LONGLISTED FOR THE FINANCIAL TIMES & MCKINSEY BUSINESS BOOK OF THE YEAR
ONE OF THE ECONOMIST'S BEST BOOKS OF 2021
In this compelling story of lies, greed and tarnished idealism, two Wall Street Journal reporters investigate a man who Bill Gates, Western governments, and other investors entrusted with billions of dollars to make profits and end poverty, but who now stands accused of masterminding one of the biggest, most brazen financial frauds ever.
Arif Naqvi was charismatic, inspiring, and self-made—all the qualities of a successful business leader. The founder of Abraaj, a Dubai-based private-equity firm, Naqvi was the Key Man to the global elite searching for impact investments to make money and do good. He persuaded politicians he could help stabilize the Middle East after 9/11 by providing jobs and guided executives to opportunities in cities they struggled to find on the map. Bill Gates helped him start a $1 billion fund to improve healthcare in poor countries and the UN and Interpol appointed him to boards. As Pope Francis blessed a move to harness capitalism for the good of the poor, Naqvi won the support of Obama’s administration and investors, who compared him to Tom Cruise in Mission: Impossible.
In 2018, Simon Clark and Will Louch were contacted by an anonymous whistleblower who said Naqvi had swindled investors out of hundreds of millions of dollars and offered bribes to sustain his billionaire lifestyle. Digging into the claims, Clark and Louch uncovered hundreds of documents and exposed the wrongdoing. In April 2019—months after their exposé broke—Naqvi was arrested on charges of fraud and racketeering, and faces up to 291 years in jail.
Populated by a cast of larger-than-life characters and moving across Asia, Africa, Europe and America, The Key Man is the story of how the global elite was duped by a capitalist fairytale. Clark and Louch shine a light on efforts to clean up global capital flows even as opaque private equity firms amass trillions of dollars and offshore tax havens cast a veil of secrecy which prevents regulators, investors and citizens from understanding what’s really going on in the finance industry.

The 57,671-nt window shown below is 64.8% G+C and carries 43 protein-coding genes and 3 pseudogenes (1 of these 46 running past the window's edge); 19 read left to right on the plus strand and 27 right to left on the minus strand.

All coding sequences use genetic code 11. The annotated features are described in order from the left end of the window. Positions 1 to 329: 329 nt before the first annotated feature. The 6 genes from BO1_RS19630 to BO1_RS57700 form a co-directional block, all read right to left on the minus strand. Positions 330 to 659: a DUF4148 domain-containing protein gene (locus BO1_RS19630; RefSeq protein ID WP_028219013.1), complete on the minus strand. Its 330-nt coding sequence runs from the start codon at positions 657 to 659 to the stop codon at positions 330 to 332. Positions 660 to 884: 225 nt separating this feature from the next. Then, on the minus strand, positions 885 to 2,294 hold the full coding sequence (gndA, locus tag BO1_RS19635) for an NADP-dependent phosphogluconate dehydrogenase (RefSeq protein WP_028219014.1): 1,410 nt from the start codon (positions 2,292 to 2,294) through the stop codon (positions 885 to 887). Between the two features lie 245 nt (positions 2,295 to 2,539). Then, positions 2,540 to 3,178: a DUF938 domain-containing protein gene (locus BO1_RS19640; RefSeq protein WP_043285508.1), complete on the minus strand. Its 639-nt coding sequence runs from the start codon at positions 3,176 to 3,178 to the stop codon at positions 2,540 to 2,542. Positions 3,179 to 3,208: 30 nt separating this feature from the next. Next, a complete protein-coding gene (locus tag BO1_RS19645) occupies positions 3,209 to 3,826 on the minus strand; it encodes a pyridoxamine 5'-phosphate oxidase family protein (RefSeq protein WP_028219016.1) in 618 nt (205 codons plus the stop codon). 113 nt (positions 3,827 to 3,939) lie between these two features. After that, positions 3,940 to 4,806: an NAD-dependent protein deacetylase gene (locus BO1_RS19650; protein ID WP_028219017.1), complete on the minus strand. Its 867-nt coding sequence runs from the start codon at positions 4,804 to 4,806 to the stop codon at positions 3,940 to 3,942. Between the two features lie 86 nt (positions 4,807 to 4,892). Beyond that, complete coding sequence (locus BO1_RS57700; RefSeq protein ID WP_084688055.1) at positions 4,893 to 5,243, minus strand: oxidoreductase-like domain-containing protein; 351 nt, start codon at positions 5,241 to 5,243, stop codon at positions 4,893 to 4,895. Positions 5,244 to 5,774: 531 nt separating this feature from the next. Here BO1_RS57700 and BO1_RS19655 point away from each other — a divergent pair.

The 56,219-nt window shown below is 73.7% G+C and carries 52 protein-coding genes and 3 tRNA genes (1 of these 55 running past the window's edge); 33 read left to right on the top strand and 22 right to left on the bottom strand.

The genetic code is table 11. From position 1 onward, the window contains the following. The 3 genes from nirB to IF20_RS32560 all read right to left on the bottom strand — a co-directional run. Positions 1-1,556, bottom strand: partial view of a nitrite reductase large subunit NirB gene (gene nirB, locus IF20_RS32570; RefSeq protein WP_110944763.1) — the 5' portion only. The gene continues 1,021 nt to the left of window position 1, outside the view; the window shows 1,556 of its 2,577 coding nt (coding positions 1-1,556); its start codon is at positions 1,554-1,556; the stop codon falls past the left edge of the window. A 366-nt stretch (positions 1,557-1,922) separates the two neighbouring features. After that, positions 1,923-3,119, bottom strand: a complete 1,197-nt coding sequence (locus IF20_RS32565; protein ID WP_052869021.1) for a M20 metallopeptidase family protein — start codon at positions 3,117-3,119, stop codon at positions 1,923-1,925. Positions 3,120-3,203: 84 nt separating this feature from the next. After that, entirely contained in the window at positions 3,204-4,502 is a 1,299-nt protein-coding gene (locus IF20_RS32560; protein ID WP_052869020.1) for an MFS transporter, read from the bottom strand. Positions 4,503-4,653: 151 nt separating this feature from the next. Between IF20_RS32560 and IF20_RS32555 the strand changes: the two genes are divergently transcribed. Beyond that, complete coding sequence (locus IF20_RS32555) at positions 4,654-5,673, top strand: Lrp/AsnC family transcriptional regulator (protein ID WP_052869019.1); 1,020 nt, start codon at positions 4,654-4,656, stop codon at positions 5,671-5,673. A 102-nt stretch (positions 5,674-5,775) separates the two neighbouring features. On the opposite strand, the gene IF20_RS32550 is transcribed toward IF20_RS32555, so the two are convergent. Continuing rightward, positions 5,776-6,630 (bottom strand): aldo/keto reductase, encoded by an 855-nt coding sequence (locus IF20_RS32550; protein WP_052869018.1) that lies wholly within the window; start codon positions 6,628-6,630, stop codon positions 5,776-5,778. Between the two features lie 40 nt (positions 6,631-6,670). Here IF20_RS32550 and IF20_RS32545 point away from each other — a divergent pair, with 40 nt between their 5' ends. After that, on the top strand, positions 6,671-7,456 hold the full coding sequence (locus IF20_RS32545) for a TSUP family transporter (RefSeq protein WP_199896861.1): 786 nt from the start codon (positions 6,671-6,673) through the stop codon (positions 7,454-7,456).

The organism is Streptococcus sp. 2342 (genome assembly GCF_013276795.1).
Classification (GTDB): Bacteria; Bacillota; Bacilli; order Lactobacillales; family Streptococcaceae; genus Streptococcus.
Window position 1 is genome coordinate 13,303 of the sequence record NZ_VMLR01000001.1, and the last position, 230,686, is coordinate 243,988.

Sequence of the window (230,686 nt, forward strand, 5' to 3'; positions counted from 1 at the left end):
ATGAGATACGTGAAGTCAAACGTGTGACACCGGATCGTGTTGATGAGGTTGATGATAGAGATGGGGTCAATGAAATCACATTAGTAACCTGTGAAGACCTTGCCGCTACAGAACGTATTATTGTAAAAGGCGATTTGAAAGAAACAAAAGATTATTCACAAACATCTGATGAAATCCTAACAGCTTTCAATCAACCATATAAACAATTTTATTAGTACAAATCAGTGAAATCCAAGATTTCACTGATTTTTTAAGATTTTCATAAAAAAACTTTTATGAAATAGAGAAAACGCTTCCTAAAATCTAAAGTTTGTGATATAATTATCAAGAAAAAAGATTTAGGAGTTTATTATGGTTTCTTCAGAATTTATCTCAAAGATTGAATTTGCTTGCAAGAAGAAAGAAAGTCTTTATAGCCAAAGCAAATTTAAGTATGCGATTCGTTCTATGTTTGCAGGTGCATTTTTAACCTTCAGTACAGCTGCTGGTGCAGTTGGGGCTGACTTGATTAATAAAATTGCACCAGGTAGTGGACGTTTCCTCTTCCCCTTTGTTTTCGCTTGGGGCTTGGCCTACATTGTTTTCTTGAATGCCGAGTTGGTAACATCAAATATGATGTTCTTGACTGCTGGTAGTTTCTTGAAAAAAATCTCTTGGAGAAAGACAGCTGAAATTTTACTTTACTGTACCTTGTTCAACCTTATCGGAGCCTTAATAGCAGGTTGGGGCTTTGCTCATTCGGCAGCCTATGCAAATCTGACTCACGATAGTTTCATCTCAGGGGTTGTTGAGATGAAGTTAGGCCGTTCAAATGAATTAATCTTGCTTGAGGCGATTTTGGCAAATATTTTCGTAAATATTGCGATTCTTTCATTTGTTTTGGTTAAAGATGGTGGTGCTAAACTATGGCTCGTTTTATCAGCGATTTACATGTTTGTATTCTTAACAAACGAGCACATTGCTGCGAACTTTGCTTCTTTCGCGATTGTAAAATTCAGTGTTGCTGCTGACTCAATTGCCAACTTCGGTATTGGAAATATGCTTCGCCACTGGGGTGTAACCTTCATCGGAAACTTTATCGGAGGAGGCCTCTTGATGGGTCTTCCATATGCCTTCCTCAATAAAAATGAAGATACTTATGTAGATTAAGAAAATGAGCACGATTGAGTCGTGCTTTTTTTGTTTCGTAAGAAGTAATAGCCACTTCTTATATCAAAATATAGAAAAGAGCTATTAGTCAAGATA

Wall Street Journal reporter Clark and his former colleague Louch debut with a riveting chronicle of the meteoric rise and scandalous fall of the Dubai private equity firm Abraaj and its conniving founder, Arif Naqvi. The authors write that Naqvi's obsession "with status, power, and control" was, for a long time, hidden by ostentatious philanthropy, and politicians and fellow businesspeople (among them John Kerry and Bill Gates) fell for his pitch. At its height, Abraaj managed nearly $14 billion and owned stakes in 100 companies globally, and Naqvi won an Oslo Business for Peace Award. But in 2018, Clark and Louch received an email from a whistleblower outlining Naqvi's exploits (attempting to bribe Pakistan's prime minister, for instance). They turned it into a Wall Street Journal article, and within six months Naqvi was arrested for operating a criminal organization. The authors detail how, for years, Naqvi misused his company's money to cover losses and pay for his extravagant lifestyle, which included lavish parties and a 154-foot superyacht. The narrative moves at a fast clip, and extensive interviews with former Abraaj employees strengthen the shock of Naqvi's "masterful performance." This deeply reported tale captivates.